It's easy to forget about Treadwell, largely because his rookie season came and went like a whisper. With a whopping one catch last year, the 23rd pick of the 2016 NFL Draft was reportedly never healthy during his invisible debut. Working with the starters in OTAs, Treadwell has enjoyed a "great, in my opinion, five-and-a-half weeks," per offensive coordinator Pat Shurmur. Stefon Diggs, the underrated Adam Thielen and wild card Michael Floyd are also on the roster, but Treadwell's the one who drew comparisons to Michael Irvin. Minnesota can't wait another year.

Packers running back Ty Montgomery

Montgomery picked up a robust 5.94 yards per carry and 6.65 yards per touch last season, fine production for a player who opened camp as an afterthought at wide receiver. Now a full-time back, Montgomery acknowledged he spent last season running off pure "instincts," but said: "Now, I know techniques. I know rotations and linebacker positions, and fronts and understanding gap rules and what the defense is supposed to be doing." While the Packers drafted three rookie runners in Jamaal Williams, Aaron Jones and Devante Mays, Montgomery currently looms as the key to Green Bay's ground game.

Broncos rookie offensive tackle Garett Bolles

Coach Vance Joseph called Bolles a "true left tackle," and he had better be just that. Denver's season boils down to the offensive line jelling in a hurry after operating as a raging mess in 2016. You can write all you want about the quarterback tussle between Trevor Siemian and Paxton Lynch, but both are bound to start games and suffer if Bolles and his fellow blockers can't fend off angry pass rushers.

Lions running back Ameer Abdullah

Abdullah has the skills, but the third-year running back started just two games last season and continues to mend from a torn ligament in his foot. The Lions, though, have a major role planned for the electric runner after Detroit completely ignored the position in the draft. Theo Riddick will continue as a passing-down specialist, but the Lions' ground game -- a non-entity for years -- hinges on Abdullah authoring a major bounceback campaign.

Panthers defensive coordinator Steve Wilks

With longtime defensive play caller Sean McDermott off to coach the Bills, Wilks steps into big shoes in Carolina. In his favor: He's been with the team since 2012 and won't tinker much with McDermott's scheme. The challenge, though, comes in matching the fantastic coaching job of his predecessor, who kept star players at peak level and maximized a defensive backfield frequently stocked with castoffs and low-priced free agents. Wilks is in a great situation if he can manage the transition with grace.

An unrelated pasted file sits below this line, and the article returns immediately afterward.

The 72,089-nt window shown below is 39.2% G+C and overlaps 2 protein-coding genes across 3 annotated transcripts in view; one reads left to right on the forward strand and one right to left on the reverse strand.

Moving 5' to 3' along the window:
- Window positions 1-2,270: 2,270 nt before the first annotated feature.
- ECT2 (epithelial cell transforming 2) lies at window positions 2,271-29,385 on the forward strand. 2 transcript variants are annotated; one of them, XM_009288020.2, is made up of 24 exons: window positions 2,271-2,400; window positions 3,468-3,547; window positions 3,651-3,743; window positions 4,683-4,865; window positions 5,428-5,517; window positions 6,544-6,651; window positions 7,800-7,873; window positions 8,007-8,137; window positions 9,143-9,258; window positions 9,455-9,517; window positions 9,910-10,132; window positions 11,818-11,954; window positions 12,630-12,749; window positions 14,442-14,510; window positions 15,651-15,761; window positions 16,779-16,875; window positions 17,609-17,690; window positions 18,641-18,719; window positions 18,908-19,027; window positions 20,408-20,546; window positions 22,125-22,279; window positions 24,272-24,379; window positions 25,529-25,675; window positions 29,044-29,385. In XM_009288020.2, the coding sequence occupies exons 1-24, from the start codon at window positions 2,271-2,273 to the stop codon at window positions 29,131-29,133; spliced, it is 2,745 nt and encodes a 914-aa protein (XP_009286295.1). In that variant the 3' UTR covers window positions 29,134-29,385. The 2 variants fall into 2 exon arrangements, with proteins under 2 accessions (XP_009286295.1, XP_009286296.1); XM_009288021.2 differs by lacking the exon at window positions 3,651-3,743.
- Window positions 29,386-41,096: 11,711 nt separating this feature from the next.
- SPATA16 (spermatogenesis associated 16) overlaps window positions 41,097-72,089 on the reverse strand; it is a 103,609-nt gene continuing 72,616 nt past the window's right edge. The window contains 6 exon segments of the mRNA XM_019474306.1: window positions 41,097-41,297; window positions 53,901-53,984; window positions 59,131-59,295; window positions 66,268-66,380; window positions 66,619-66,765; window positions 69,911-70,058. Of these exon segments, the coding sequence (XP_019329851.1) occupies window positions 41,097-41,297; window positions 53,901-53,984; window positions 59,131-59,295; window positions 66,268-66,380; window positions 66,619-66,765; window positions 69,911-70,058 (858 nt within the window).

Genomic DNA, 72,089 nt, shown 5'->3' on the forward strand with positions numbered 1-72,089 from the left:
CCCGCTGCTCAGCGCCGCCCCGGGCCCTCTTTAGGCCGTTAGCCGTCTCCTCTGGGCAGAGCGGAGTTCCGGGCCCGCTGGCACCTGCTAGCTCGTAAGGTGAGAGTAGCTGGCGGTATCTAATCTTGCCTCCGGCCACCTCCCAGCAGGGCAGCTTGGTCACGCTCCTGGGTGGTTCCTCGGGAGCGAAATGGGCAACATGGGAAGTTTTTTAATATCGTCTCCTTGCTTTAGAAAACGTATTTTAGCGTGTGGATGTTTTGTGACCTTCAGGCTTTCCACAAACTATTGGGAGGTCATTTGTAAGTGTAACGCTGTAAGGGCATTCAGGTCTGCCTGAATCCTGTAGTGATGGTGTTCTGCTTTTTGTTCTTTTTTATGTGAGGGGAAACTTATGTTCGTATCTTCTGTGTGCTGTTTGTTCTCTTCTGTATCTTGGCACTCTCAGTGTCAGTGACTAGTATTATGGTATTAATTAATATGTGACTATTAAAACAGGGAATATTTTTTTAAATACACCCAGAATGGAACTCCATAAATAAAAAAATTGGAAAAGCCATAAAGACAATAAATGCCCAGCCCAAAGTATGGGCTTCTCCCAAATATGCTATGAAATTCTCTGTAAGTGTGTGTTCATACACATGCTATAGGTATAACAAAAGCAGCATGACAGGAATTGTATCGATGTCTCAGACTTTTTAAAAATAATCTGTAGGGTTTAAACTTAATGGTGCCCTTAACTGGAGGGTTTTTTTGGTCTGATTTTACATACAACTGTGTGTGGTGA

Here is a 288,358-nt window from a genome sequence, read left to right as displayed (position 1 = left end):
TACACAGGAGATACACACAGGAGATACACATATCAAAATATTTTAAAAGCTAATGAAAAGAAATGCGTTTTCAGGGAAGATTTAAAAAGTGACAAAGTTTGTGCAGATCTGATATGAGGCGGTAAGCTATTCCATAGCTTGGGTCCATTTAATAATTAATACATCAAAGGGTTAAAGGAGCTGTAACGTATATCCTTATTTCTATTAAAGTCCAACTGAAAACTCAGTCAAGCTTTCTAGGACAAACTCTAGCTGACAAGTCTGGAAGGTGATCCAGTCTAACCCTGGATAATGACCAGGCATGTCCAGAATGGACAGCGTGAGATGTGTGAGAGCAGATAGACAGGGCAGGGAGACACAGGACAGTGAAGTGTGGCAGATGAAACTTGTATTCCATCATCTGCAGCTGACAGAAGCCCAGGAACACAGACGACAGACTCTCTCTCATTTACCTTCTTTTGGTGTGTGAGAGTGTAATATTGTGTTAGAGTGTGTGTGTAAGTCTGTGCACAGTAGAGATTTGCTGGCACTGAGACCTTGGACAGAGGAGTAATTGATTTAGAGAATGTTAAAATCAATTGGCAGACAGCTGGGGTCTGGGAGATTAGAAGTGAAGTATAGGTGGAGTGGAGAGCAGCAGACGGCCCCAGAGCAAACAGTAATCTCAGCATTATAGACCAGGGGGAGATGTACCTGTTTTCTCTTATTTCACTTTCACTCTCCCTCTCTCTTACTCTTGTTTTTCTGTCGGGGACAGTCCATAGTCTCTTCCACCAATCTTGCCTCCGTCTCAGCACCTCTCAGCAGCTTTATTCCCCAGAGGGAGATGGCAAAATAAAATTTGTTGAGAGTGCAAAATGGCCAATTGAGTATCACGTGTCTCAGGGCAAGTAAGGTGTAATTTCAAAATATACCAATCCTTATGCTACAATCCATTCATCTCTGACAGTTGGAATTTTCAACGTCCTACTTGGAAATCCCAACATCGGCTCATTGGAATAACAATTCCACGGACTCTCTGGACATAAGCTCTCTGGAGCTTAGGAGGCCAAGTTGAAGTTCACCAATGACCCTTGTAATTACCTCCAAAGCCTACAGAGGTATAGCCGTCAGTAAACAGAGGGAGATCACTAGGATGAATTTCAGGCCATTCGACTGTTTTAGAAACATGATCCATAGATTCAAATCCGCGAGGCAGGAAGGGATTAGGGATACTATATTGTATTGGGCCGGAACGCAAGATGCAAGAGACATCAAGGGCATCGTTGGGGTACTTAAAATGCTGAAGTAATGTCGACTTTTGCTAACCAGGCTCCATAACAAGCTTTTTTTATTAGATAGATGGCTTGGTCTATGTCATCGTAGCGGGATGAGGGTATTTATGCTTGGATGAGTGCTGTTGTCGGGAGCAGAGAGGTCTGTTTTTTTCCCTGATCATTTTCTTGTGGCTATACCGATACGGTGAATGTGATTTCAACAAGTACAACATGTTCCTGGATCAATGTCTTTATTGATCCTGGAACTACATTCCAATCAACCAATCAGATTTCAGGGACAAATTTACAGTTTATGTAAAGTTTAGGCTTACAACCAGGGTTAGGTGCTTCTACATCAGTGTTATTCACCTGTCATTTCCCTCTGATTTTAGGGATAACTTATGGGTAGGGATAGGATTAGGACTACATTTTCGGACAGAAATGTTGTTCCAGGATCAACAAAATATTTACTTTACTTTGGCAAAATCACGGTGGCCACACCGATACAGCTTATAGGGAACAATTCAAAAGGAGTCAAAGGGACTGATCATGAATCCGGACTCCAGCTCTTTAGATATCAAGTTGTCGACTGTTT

Browns wideout Corey Coleman

"He's got to go do it now, because he's now seen as the 'the guy,' so he needs to go play and play well," said coach Hue Jackson. Coleman, Cleveland's first-round pick in 2016, was held to 413 yards off 33 catches during an injury-marred rookie campaign. With Terrelle Pryor having slipped away in free agency, Coleman must outplay Kenny Britt and a cast of underwhelming youngsters. It doesn't help that the second-year pass catcher is already projected to miss OTAs and mandatory minicamp due to an undisclosed practice injury suffered in late May.

Jaguars edge rusher Dante Fowler Jr.

Two years removed from knee surgery, Fowler understands the time is now for a breakthrough season. "I think it will happen," he said, per gridironnow.com, adding: "I'm seeing how strong I'm getting and the explosiveness coming from my knee." The former No. 3 overall pick tallied just four sacks last season, but he'll benefit from playing beside massive defensive tackles Calais Campbell and Malik Jackson. We're tired of falling for offseason hype in Jacksonville, but the pieces are in place on defense. The turnaround starts with Fowler.

Ravens wideout Breshad Perriman

After using their entire draft to bolster the defense and O-line, Baltimore's biggest questions hover around the skill-position groups. The backfield lacks an unquestioned workhorse, and the receiving corps is filled with underwhelming names beyond Mike Wallace and Perriman. It's the latter who must step up after two grueling seasons. The former first-rounder's rookie campaign was swept away by injury, while his sophomore outing was leveled by multiple personal tragedies. According to teammate Dennis Pitta, though, Perriman has been "making big plays everywhere, catching everything thrown his way" this offseason. That had better translate into September, or Baltimore's passing game will hold this team back.